Histories of the Unexpected for home-schoolers

One of the country’s leading history podcasts is to release a new series of programmes dedicated to children who are being home-schooled during the coronavirus crisis.

Dr Sam Willis and Professor James Daybell, the creators of the hugely popular Histories of the Unexpected series, will produce Homeschooling Specials every week catering for children, parents and teachers in the current national lockdown.

They are also launching a campaign to engage youngsters in ‘oral history’ and are encouraging them to interview their grandparents online and over the phone to find out about their own lives, memories and reflections on their past. They hope this will make a valuable contribution to reducing the impact of social isolation.

“We are living through something that could possibly become a defining chapter in tomorrow’s history books,” 

said James, who is a Professor of Early Modern British History at the University of Plymouth. 

“And as the United Kingdom – and much of the world – enters this unprecedented period of isolation, it’s become very important to support one another using digital channels. Through our Homeschooling Specials, we’re supporting history teaching and hoping to stimulate the imaginations of budding young historians.” 

Launched in September 2016, Histories of the Unexpected has been a huge success and took just a year to reach one million downloads. It has now been downloaded in more than 150 countries, and James and Sam have gone on to complete more than 50 live shows.

Among the topics that the pair have covered include: how the history of the beard is connected to the Crimean War; how the history of paperclips is all about the Stasi; how the history of bubbles (and also cats) are all about the French Revolution; and how the Titanic, the nuclear destruction of Hiroshima and Ground Zero are all connected, and what they have to do with Charles Dickens’ Great Expectations.

The first episode of the Homeschooling Specials covers the awakening of James’ own historical interest and how he is now engaging his children in the subject. As part of that, he outlines the wealth of material there is available to anyone with access to the internet, such as virtual tours, books and engaging websites.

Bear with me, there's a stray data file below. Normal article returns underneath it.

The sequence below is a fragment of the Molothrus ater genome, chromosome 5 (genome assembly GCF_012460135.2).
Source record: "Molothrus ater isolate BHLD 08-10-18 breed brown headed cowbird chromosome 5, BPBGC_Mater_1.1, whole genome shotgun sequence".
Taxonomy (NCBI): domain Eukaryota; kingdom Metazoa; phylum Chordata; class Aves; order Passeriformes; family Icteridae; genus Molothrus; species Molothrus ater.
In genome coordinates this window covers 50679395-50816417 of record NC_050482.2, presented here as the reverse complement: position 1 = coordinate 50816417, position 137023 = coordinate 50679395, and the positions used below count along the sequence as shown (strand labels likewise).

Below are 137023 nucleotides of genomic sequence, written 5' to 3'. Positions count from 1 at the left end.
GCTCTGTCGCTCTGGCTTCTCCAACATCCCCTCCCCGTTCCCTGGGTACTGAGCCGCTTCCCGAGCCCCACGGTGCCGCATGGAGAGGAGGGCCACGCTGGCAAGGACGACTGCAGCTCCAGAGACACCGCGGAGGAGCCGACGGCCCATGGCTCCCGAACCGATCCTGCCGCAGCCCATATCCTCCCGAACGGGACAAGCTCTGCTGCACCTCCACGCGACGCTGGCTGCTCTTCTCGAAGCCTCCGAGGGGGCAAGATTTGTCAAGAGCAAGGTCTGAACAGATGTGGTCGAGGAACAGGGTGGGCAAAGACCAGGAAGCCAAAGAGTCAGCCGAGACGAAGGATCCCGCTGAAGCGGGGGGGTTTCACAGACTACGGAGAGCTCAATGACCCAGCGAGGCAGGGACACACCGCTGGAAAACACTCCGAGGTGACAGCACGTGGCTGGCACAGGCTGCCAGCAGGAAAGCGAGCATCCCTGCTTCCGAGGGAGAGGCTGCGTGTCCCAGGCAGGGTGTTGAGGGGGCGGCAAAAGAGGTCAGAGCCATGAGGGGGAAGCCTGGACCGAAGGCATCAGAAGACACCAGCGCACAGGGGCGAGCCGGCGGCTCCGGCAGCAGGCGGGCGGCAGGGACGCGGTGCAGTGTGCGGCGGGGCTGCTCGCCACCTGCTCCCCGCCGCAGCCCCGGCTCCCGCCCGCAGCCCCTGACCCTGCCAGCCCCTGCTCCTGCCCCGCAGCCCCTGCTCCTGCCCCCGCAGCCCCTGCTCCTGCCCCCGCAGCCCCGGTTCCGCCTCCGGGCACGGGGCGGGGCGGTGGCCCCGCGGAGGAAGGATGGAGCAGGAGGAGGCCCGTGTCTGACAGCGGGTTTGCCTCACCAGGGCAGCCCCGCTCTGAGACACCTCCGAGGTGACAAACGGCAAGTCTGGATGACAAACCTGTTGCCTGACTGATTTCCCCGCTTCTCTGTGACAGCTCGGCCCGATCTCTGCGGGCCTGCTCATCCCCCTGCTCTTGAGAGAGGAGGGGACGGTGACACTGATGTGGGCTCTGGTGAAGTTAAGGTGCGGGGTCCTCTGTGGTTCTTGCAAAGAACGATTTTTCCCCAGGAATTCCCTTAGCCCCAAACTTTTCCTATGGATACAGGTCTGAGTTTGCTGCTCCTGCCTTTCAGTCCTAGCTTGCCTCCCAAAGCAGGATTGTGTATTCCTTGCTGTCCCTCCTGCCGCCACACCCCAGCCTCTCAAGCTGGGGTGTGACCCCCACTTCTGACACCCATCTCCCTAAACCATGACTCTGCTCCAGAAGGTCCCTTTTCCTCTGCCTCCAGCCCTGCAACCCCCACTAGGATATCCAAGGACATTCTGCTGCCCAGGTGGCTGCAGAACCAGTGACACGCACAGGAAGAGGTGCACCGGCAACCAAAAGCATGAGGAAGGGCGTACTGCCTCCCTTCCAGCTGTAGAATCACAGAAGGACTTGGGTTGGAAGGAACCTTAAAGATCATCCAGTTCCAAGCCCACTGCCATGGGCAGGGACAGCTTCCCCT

“Our aim will be to record several episodes a week,” 

adds Sam, who is an author and television presenter who has made a string of major TV series for the BBC and National Geographic including The Silk Road, Maritime China Reborn, and Shipwrecks: Britain’s Sunken History. 

“And through the campaign, we’re hoping to engage our young historians in oral history. We’re encouraging kids to create their own history by interviewing their grandparents about their lives, memories and reflections on the past. Not only is this a great way to capture the imagination of youngsters, but at a time when elderly people, such as grandparents, are self-isolating this is the perfect way to encourage social contact online with groups of people who may be alone.”

For more details on Histories of the Unexpected, visit the acast website

Dr Sam Willis

An Honorary Research Fellow at the University of Plymouth, Dr Sam Willis is one of the country’s foremost historians. 

Passionate about the subject from an early age, he completed a PhD in Naval History, and then an MA in Maritime Archaeology, before working on the Hornblower TV series and on Channel 4’s award-winning film Shackleton. 

His first presenting role came in 2012, with Nelson’s Caribbean Hell Hole, a film for BBC4 about a mass sailors’ graveyard on a beach in Antigua. 

Sam has previously worked with masters students at the University of Plymouth on projects around public history, and from September 2016, is replicating that for undergraduate students on the BA (Hons) History course.

Professor James Daybell

James Daybell is Professor of Early Modern History at the University of Plymouth, Fellow of the Royal Historical Society, and Director of the University’s Arts Institute

A world-leading academic and author, he teaches at both undergraduate and postgraduate level on modules relating to his research interests, which include Early Modern British and European History; Gender and Women’s History; and English Renaissance literature. 

He has been presented with a number of international awards and fellowships and has produced eight books and more than 30 articles and essays, with current projects including books on the family and materials of memory; gender and archives; and early modern gloves!